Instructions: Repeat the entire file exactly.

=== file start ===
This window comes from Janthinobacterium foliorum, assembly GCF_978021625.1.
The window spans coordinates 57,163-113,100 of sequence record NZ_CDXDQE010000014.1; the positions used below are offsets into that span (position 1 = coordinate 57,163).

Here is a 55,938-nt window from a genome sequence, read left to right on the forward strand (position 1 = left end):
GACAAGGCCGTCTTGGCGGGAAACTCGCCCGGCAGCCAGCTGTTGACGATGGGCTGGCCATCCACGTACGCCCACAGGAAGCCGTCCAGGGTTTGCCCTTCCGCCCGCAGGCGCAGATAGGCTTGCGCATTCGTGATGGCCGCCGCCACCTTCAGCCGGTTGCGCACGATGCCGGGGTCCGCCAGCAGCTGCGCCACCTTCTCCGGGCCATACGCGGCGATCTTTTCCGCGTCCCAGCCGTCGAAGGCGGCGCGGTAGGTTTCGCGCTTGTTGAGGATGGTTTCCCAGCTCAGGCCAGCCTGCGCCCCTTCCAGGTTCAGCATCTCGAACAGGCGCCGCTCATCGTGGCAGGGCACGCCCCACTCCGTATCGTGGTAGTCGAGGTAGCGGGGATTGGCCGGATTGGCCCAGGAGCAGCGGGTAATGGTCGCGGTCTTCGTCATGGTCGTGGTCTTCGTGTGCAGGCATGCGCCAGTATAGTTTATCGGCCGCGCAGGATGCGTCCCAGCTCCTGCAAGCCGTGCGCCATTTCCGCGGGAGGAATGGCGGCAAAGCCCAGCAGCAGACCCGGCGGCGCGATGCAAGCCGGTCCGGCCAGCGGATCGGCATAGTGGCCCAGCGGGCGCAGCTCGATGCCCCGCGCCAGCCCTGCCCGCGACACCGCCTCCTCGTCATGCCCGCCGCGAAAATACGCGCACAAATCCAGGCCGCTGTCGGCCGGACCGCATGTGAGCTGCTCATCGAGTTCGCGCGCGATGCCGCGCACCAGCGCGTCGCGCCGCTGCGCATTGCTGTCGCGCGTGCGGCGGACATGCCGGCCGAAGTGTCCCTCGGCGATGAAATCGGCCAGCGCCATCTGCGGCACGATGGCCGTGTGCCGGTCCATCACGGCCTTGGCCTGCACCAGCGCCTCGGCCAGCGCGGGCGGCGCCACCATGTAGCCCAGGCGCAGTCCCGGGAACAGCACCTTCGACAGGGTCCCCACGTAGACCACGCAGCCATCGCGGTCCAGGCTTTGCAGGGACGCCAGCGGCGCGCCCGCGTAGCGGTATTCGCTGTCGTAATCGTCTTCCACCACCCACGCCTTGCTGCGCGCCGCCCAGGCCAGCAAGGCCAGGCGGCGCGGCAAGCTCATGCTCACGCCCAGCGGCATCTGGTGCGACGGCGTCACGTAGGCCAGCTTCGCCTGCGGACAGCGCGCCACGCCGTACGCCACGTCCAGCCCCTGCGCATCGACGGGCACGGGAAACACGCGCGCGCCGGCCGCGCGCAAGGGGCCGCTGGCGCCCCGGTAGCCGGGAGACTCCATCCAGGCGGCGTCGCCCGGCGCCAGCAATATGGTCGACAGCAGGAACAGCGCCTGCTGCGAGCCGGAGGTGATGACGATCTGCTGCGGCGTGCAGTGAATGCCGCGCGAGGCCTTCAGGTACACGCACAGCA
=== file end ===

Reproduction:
This window comes from Janthinobacterium foliorum, assembly GCF_978021625.1.
The window spans coordinates 57,163-113,100 of sequence record NZ_CDXDQE010000014.1; the positions used below are offsets into that span (position 1 = coordinate 57,163).

Here is a 55,938-nt window from a genome sequence, read left to right on the forward strand (position 1 = left end):
GACAAGGCCGTCTTGGCGGGAAACTCGCCCGGCAGCCAGCTGTTGACGATGGGCTGGCCATCCACGTACGCCCACAGGAAGCCGTCCAGGGTTTGCCCTTCCGCCCGCAGGCGCAGATAGGCTTGCGCATTCGTGATGGCCGCCGCCACCTTCAGCCGGTTGCGCACGATGCCGGGGTCCGCCAGCAGCTGCGCCACCTTCTCCGGGCCATACGCGGCGATCTTTTCCGCGTCCCAGCCGTCGAAGGCGGCGCGGTAGGTTTCGCGCTTGTTGAGGATGGTTTCCCAGCTCAGGCCAGCCTGCGCCCCTTCCAGGTTCAGCATCTCGAACAGGCGCCGCTCATCGTGGCAGGGCACGCCCCACTCCGTATCGTGGTAGTCGAGGTAGCGGGGATTGGCCGGATTGGCCCAGGAGCAGCGGGTAATGGTCGCGGTCTTCGTCATGGTCGTGGTCTTCGTGTGCAGGCATGCGCCAGTATAGTTTATCGGCCGCGCAGGATGCGTCCCAGCTCCTGCAAGCCGTGCGCCATTTCCGCGGGAGGAATGGCGGCAAAGCCCAGCAGCAGACCCGGCGGCGCGATGCAAGCCGGTCCGGCCAGCGGATCGGCATAGTGGCCCAGCGGGCGCAGCTCGATGCCCCGCGCCAGCCCTGCCCGCGACACCGCCTCCTCGTCATGCCCGCCGCGAAAATACGCGCACAAATCCAGGCCGCTGTCGGCCGGACCGCATGTGAGCTGCTCATCGAGTTCGCGCGCGATGCCGCGCACCAGCGCGTCGCGCCGCTGCGCATTGCTGTCGCGCGTGCGGCGGACATGCCGGCCGAAGTGTCCCTCGGCGATGAAATCGGCCAGCGCCATCTGCGGCACGATGGCCGTGTGCCGGTCCATCACGGCCTTGGCCTGCACCAGCGCCTCGGCCAGCGCGGGCGGCGCCACCATGTAGCCCAGGCGCAGTCCCGGGAACAGCACCTTCGACAGGGTCCCCACGTAGACCACGCAGCCATCGCGGTCCAGGCTTTGCAGGGACGCCAGCGGCGCGCCCGCGTAGCGGTATTCGCTGTCGTAATCGTCTTCCACCACCCACGCCTTGCTGCGCGCCGCCCAGGCCAGCAAGGCCAGGCGGCGCGGCAAGCTCATGCTCACGCCCAGCGGCATCTGGTGCGACGGCGTCACGTAGGCCAGCTTCGCCTGCGGACAGCGCGCCACGCCGTACGCCACGTCCAGCCCCTGCGCATCGACGGGCACGGGAAACACGCGCGCGCCGGCCGCGCGCAAGGGGCCGCTGGCGCCCCGGTAGCCGGGAGACTCCATCCAGGCGGCGTCGCCCGGCGCCAGCAATATGGTCGACAGCAGGAACAGCGCCTGCTGCGAGCCGGAGGTGATGACGATCTGCTGCGGCGTGCAGTGAATGCCGCGCGAGGCCTTCAGGTACACGCACAGCA